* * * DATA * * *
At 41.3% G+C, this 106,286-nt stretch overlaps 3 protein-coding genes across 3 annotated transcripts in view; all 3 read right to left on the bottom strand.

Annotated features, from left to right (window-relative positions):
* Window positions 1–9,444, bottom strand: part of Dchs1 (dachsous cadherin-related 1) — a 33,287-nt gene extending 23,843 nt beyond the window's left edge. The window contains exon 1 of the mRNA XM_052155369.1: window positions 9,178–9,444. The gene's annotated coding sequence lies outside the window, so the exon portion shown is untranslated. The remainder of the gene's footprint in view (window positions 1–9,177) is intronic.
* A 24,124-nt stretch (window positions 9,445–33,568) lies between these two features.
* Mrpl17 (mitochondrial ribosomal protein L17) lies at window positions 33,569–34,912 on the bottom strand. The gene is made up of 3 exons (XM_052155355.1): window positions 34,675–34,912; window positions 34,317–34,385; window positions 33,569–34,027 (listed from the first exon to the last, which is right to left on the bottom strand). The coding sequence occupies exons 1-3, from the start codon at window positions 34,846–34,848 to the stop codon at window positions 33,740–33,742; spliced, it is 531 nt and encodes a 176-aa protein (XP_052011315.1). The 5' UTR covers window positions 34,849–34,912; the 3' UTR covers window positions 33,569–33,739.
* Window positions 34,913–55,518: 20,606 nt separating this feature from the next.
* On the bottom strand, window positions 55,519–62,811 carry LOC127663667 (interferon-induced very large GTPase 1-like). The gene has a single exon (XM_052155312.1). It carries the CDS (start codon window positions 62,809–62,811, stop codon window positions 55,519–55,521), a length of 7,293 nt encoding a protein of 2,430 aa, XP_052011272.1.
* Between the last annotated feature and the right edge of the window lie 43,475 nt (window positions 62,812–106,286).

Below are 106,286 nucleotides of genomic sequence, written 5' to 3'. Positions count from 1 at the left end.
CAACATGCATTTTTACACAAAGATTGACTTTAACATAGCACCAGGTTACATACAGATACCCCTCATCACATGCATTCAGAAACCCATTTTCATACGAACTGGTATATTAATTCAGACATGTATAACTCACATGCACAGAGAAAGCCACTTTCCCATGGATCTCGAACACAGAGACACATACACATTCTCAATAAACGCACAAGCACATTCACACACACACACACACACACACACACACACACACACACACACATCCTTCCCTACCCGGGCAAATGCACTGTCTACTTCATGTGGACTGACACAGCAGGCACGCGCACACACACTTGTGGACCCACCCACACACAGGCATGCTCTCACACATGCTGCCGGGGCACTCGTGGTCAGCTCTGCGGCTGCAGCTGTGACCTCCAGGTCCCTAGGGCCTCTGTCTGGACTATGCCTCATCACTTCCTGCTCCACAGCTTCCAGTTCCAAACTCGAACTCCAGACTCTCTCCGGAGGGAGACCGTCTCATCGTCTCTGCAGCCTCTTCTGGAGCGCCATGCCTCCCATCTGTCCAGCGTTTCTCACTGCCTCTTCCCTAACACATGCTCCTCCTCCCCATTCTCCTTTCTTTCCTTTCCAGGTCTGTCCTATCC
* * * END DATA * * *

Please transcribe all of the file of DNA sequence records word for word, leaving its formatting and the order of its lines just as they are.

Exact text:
At 41.3% G+C, this 106,286-nt stretch overlaps 3 protein-coding genes across 3 annotated transcripts in view; all 3 read right to left on the bottom strand.

Annotated features, from left to right (window-relative positions):
* Window positions 1–9,444, bottom strand: part of Dchs1 (dachsous cadherin-related 1) — a 33,287-nt gene extending 23,843 nt beyond the window's left edge. The window contains exon 1 of the mRNA XM_052155369.1: window positions 9,178–9,444. The gene's annotated coding sequence lies outside the window, so the exon portion shown is untranslated. The remainder of the gene's footprint in view (window positions 1–9,177) is intronic.
* A 24,124-nt stretch (window positions 9,445–33,568) lies between these two features.
* Mrpl17 (mitochondrial ribosomal protein L17) lies at window positions 33,569–34,912 on the bottom strand. The gene is made up of 3 exons (XM_052155355.1): window positions 34,675–34,912; window positions 34,317–34,385; window positions 33,569–34,027 (listed from the first exon to the last, which is right to left on the bottom strand). The coding sequence occupies exons 1-3, from the start codon at window positions 34,846–34,848 to the stop codon at window positions 33,740–33,742; spliced, it is 531 nt and encodes a 176-aa protein (XP_052011315.1). The 5' UTR covers window positions 34,849–34,912; the 3' UTR covers window positions 33,569–33,739.
* Window positions 34,913–55,518: 20,606 nt separating this feature from the next.
* On the bottom strand, window positions 55,519–62,811 carry LOC127663667 (interferon-induced very large GTPase 1-like). The gene has a single exon (XM_052155312.1). It carries the CDS (start codon window positions 62,809–62,811, stop codon window positions 55,519–55,521), a length of 7,293 nt encoding a protein of 2,430 aa, XP_052011272.1.
* Between the last annotated feature and the right edge of the window lie 43,475 nt (window positions 62,812–106,286).

Below are 106,286 nucleotides of genomic sequence, written 5' to 3'. Positions count from 1 at the left end.
CAACATGCATTTTTACACAAAGATTGACTTTAACATAGCACCAGGTTACATACAGATACCCCTCATCACATGCATTCAGAAACCCATTTTCATACGAACTGGTATATTAATTCAGACATGTATAACTCACATGCACAGAGAAAGCCACTTTCCCATGGATCTCGAACACAGAGACACATACACATTCTCAATAAACGCACAAGCACATTCACACACACACACACACACACACACACACACACACACACACACATCCTTCCCTACCCGGGCAAATGCACTGTCTACTTCATGTGGACTGACACAGCAGGCACGCGCACACACACTTGTGGACCCACCCACACACAGGCATGCTCTCACACATGCTGCCGGGGCACTCGTGGTCAGCTCTGCGGCTGCAGCTGTGACCTCCAGGTCCCTAGGGCCTCTGTCTGGACTATGCCTCATCACTTCCTGCTCCACAGCTTCCAGTTCCAAACTCGAACTCCAGACTCTCTCCGGAGGGAGACCGTCTCATCGTCTCTGCAGCCTCTTCTGGAGCGCCATGCCTCCCATCTGTCCAGCGTTTCTCACTGCCTCTTCCCTAACACATGCTCCTCCTCCCCATTCTCCTTTCTTTCCTTTCCAGGTCTGTCCTATCC